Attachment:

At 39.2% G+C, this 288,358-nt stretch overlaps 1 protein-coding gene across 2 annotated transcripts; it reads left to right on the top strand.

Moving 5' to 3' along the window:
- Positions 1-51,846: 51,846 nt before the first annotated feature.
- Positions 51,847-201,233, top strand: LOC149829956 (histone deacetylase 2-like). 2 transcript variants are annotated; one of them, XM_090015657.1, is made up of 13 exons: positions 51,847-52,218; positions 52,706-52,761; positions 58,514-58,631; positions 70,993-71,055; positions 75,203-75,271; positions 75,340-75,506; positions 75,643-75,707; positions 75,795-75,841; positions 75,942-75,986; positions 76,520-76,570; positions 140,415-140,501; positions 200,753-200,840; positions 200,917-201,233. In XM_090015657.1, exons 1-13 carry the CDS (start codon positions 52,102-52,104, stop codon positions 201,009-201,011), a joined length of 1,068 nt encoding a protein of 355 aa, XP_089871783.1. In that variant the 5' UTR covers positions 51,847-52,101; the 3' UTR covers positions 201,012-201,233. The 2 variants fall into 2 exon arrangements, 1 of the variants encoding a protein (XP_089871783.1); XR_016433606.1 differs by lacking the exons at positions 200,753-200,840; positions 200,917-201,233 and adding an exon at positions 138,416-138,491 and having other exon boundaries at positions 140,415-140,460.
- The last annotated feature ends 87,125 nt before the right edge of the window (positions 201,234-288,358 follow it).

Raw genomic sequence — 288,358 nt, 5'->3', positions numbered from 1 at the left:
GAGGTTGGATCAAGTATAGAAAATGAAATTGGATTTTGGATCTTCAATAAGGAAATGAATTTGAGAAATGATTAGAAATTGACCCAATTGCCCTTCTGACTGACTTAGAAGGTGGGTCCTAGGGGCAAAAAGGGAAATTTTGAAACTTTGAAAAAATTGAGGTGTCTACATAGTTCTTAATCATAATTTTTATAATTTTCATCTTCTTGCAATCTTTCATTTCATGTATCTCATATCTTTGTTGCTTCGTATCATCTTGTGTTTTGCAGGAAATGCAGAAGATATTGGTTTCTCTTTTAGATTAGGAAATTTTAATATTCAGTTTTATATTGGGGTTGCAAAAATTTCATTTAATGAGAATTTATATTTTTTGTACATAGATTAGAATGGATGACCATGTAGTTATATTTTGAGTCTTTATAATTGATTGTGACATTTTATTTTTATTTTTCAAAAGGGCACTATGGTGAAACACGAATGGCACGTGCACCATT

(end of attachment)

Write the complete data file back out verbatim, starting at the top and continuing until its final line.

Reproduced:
At 39.2% G+C, this 288,358-nt stretch overlaps 1 protein-coding gene across 2 annotated transcripts; it reads left to right on the top strand.

Moving 5' to 3' along the window:
- Positions 1-51,846: 51,846 nt before the first annotated feature.
- Positions 51,847-201,233, top strand: LOC149829956 (histone deacetylase 2-like). 2 transcript variants are annotated; one of them, XM_090015657.1, is made up of 13 exons: positions 51,847-52,218; positions 52,706-52,761; positions 58,514-58,631; positions 70,993-71,055; positions 75,203-75,271; positions 75,340-75,506; positions 75,643-75,707; positions 75,795-75,841; positions 75,942-75,986; positions 76,520-76,570; positions 140,415-140,501; positions 200,753-200,840; positions 200,917-201,233. In XM_090015657.1, exons 1-13 carry the CDS (start codon positions 52,102-52,104, stop codon positions 201,009-201,011), a joined length of 1,068 nt encoding a protein of 355 aa, XP_089871783.1. In that variant the 5' UTR covers positions 51,847-52,101; the 3' UTR covers positions 201,012-201,233. The 2 variants fall into 2 exon arrangements, 1 of the variants encoding a protein (XP_089871783.1); XR_016433606.1 differs by lacking the exons at positions 200,753-200,840; positions 200,917-201,233 and adding an exon at positions 138,416-138,491 and having other exon boundaries at positions 140,415-140,460.
- The last annotated feature ends 87,125 nt before the right edge of the window (positions 201,234-288,358 follow it).

Raw genomic sequence — 288,358 nt, 5'->3', positions numbered from 1 at the left:
GAGGTTGGATCAAGTATAGAAAATGAAATTGGATTTTGGATCTTCAATAAGGAAATGAATTTGAGAAATGATTAGAAATTGACCCAATTGCCCTTCTGACTGACTTAGAAGGTGGGTCCTAGGGGCAAAAAGGGAAATTTTGAAACTTTGAAAAAATTGAGGTGTCTACATAGTTCTTAATCATAATTTTTATAATTTTCATCTTCTTGCAATCTTTCATTTCATGTATCTCATATCTTTGTTGCTTCGTATCATCTTGTGTTTTGCAGGAAATGCAGAAGATATTGGTTTCTCTTTTAGATTAGGAAATTTTAATATTCAGTTTTATATTGGGGTTGCAAAAATTTCATTTAATGAGAATTTATATTTTTTGTACATAGATTAGAATGGATGACCATGTAGTTATATTTTGAGTCTTTATAATTGATTGTGACATTTTATTTTTATTTTTCAAAAGGGCACTATGGTGAAACACGAATGGCACGTGCACCATT